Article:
Back in April, shortly after having the Internet connected in the new house, I was pleased to discover that the ISP was not blocking incoming traffic to ports 80 or 443. In fact, every port is wide open and the company even goes so far as to offer "static" IP1 addresses for the low, low price of $5 a month. As one would expect, I quickly set things up so that I could move all of my Day Job development from inside an office to inside my home. It went off without a hitch, and I've even been using this connection for a lot of the 10C v5 development. Given that there's ample processing power and storage inside the house, I'm now faced with a question: does it make sense to continue using a series of VPSes for non-mission-critical software?
Over the last five years Amazon Web Services, Microsoft Azure, and Sakura Internet2 has received thousands of dollars from me to host a large number of projects. Most of these were for clients, though a few were most certainly personal endeavours such as 10Centuries, BlueLMS, and some smaller pastimes. Given how few of these need to have "five nine's of uptime", it may make sense to move a few things in-house. This would allow me to use funds more wisely and invest in other projects more quickly. What's more, the sites that have moved to my personal server tend to operate much, much faster than was ever possible before.
Having a boatload of RAM and a more dedicated set of resources can do wonders to even the lightest of websites.
There is one little concern with hosting everything from my home, though, and it has nothing to do with hackers trying to break in to gain access to the 62TB NAS that's humming along in an upstairs closet4. My biggest concern is fingers touching the servers. As it stands, my home server is a Lenovo Thinkpad W541 connected to a UPC UPS in the workspace protected by Nozomi. The network router and modem also have their own dedicated UPS minus the puppy protection. In the event of a power outage, there's enough juice to keep the Thinkpad operational for approximately 18 hours and the network for a little more than a day. I've even taken the precaution of testing this setup once a month by walking over to the circuit breaker box and killing power to the entire house for a period of time just to make sure everything keeps working as it should, and it does. Fingers reaching for a power button or yanking on a CAT6 cable, though ….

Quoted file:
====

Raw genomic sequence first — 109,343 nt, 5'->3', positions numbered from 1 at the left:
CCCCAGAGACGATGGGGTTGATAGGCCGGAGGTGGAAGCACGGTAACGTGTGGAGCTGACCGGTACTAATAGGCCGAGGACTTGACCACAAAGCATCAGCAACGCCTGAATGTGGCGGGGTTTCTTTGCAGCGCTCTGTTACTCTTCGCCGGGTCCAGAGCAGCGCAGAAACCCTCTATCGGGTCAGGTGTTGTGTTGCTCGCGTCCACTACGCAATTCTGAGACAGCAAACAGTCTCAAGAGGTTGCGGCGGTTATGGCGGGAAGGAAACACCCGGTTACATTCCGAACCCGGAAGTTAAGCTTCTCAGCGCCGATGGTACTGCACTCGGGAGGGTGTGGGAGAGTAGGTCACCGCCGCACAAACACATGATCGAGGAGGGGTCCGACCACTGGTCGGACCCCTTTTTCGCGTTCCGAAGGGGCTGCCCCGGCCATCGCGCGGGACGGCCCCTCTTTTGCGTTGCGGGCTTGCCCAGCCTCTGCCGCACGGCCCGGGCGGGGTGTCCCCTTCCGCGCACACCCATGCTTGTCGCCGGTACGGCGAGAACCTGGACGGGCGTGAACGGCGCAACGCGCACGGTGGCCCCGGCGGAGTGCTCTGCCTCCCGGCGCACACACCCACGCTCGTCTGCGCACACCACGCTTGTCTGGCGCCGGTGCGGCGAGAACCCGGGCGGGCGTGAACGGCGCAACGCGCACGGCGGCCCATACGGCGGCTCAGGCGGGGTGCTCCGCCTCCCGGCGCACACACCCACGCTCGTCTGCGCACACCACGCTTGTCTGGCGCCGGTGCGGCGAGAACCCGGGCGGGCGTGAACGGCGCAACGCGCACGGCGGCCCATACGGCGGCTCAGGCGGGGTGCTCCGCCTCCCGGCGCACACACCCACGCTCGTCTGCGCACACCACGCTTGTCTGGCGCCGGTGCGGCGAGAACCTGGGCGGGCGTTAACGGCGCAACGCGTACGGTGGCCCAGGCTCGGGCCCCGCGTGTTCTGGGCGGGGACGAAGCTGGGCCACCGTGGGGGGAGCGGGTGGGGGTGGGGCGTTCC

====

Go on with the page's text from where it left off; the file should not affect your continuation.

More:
The obvious solution to this problem would be to get a server rack with a lock, put everything in there, maybe get a proper 1U or 2U server to host web projects from rather than a workstation notebook, and make sure everybody knows that box of boxes is off limits. Anyone who has spent any amount of time around young kids will know that such a rule just makes the forbidden object all the more desirable. While the boy isn't yet able to navigate the stairs on his own, he'll be exploring every inch of this house in absolute silence before too long. Perhaps I'm just being over-cautious about this.
For anything that is not mission-critical and does not rely on server response times being under 200ms from anywhere on the planet, hosting a site in my home does seem to make a lot of logical sense. Static content such as images, audio files, and videos could continue to be stored on a server somewhere else while this happens, too. The monthly cost savings wouldn't be much, but would add up over time. If I were to put commercial projects on the home server, be it 10Centuries or the potential hosted LMS project, then it makes sense to spend the extra cash to get a proper account with the ISP. Any earnings would need to be much more than the cost of the ISP connection, though, otherwise it would continue to be cheaper to simply use a VPS somewhere. This would be particularly true if the cost of moving services to my closet involves getting a server rack cabinet.
the word "static" is in quotes for a reason.
Sakura is the company that has traditionally hosted the 10C servers since v2 in 2012.
the fastest download I've witnessed was 227.8 MB/sec a few weeks ago when downloading a SuSE Linux .iso image. Unfortunately, the image was only 4.7 GB in size, meaning the download didn't have time to get any faster. The entire file was complete in about 20 seconds.
This would be a concern, mind you, but not the main one.